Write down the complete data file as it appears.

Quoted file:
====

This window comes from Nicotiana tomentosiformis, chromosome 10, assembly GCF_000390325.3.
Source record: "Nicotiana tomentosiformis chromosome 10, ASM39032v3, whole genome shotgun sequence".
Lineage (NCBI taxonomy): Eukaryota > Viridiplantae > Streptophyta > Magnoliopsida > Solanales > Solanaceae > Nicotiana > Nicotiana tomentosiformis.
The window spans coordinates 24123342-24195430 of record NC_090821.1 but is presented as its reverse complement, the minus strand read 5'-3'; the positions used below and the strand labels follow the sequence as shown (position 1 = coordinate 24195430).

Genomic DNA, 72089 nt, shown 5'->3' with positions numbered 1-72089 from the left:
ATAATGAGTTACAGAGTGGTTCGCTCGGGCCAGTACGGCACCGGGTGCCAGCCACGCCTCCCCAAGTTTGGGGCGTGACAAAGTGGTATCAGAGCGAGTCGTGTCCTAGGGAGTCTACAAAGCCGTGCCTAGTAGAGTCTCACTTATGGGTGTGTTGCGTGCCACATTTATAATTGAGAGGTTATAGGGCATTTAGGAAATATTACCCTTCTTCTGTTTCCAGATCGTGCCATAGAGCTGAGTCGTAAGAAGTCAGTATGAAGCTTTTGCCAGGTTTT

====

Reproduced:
This window comes from Nicotiana tomentosiformis, chromosome 10, assembly GCF_000390325.3.
Source record: "Nicotiana tomentosiformis chromosome 10, ASM39032v3, whole genome shotgun sequence".
Lineage (NCBI taxonomy): Eukaryota > Viridiplantae > Streptophyta > Magnoliopsida > Solanales > Solanaceae > Nicotiana > Nicotiana tomentosiformis.
The window spans coordinates 24123342-24195430 of record NC_090821.1 but is presented as its reverse complement, the minus strand read 5'-3'; the positions used below and the strand labels follow the sequence as shown (position 1 = coordinate 24195430).

Genomic DNA, 72089 nt, shown 5'->3' with positions numbered 1-72089 from the left:
ATAATGAGTTACAGAGTGGTTCGCTCGGGCCAGTACGGCACCGGGTGCCAGCCACGCCTCCCCAAGTTTGGGGCGTGACAAAGTGGTATCAGAGCGAGTCGTGTCCTAGGGAGTCTACAAAGCCGTGCCTAGTAGAGTCTCACTTATGGGTGTGTTGCGTGCCACATTTATAATTGAGAGGTTATAGGGCATTTAGGAAATATTACCCTTCTTCTGTTTCCAGATCGTGCCATAGAGCTGAGTCGTAAGAAGTCAGTATGAAGCTTTTGCCAGGTTTT